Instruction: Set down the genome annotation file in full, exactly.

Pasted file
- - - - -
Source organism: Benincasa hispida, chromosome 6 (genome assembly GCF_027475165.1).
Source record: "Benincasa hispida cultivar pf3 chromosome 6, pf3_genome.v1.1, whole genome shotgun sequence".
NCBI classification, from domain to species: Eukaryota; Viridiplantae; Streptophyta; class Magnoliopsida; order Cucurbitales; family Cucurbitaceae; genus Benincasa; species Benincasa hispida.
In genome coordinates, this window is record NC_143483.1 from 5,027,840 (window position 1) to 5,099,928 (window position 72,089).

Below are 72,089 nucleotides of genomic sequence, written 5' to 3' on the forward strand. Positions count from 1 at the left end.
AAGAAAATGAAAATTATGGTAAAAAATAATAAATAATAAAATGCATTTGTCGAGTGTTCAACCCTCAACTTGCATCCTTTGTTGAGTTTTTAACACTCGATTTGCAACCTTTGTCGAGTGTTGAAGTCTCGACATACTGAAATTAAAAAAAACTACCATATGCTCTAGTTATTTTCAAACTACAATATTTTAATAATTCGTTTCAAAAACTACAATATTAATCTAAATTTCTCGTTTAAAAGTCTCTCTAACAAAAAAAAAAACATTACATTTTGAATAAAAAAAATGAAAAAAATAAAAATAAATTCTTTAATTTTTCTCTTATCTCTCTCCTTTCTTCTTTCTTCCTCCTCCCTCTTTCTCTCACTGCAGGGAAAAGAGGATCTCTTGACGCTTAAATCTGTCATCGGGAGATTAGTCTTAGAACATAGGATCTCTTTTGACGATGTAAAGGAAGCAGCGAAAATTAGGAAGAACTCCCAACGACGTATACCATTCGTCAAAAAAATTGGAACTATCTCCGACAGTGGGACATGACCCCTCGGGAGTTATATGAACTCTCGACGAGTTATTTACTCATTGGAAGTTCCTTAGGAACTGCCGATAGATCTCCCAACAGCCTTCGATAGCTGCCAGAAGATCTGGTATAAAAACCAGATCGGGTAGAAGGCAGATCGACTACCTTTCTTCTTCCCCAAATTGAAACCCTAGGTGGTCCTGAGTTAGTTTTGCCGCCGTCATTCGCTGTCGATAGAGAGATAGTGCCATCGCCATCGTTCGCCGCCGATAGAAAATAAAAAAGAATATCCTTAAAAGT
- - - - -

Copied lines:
Source organism: Benincasa hispida, chromosome 6 (genome assembly GCF_027475165.1).
Source record: "Benincasa hispida cultivar pf3 chromosome 6, pf3_genome.v1.1, whole genome shotgun sequence".
NCBI classification, from domain to species: Eukaryota; Viridiplantae; Streptophyta; class Magnoliopsida; order Cucurbitales; family Cucurbitaceae; genus Benincasa; species Benincasa hispida.
In genome coordinates, this window is record NC_143483.1 from 5,027,840 (window position 1) to 5,099,928 (window position 72,089).

Below are 72,089 nucleotides of genomic sequence, written 5' to 3' on the forward strand. Positions count from 1 at the left end.
AAGAAAATGAAAATTATGGTAAAAAATAATAAATAATAAAATGCATTTGTCGAGTGTTCAACCCTCAACTTGCATCCTTTGTTGAGTTTTTAACACTCGATTTGCAACCTTTGTCGAGTGTTGAAGTCTCGACATACTGAAATTAAAAAAAACTACCATATGCTCTAGTTATTTTCAAACTACAATATTTTAATAATTCGTTTCAAAAACTACAATATTAATCTAAATTTCTCGTTTAAAAGTCTCTCTAACAAAAAAAAAAACATTACATTTTGAATAAAAAAAATGAAAAAAATAAAAATAAATTCTTTAATTTTTCTCTTATCTCTCTCCTTTCTTCTTTCTTCCTCCTCCCTCTTTCTCTCACTGCAGGGAAAAGAGGATCTCTTGACGCTTAAATCTGTCATCGGGAGATTAGTCTTAGAACATAGGATCTCTTTTGACGATGTAAAGGAAGCAGCGAAAATTAGGAAGAACTCCCAACGACGTATACCATTCGTCAAAAAAATTGGAACTATCTCCGACAGTGGGACATGACCCCTCGGGAGTTATATGAACTCTCGACGAGTTATTTACTCATTGGAAGTTCCTTAGGAACTGCCGATAGATCTCCCAACAGCCTTCGATAGCTGCCAGAAGATCTGGTATAAAAACCAGATCGGGTAGAAGGCAGATCGACTACCTTTCTTCTTCCCCAAATTGAAACCCTAGGTGGTCCTGAGTTAGTTTTGCCGCCGTCATTCGCTGTCGATAGAGAGATAGTGCCATCGCCATCGTTCGCCGCCGATAGAAAATAAAAAAGAATATCCTTAAAAGT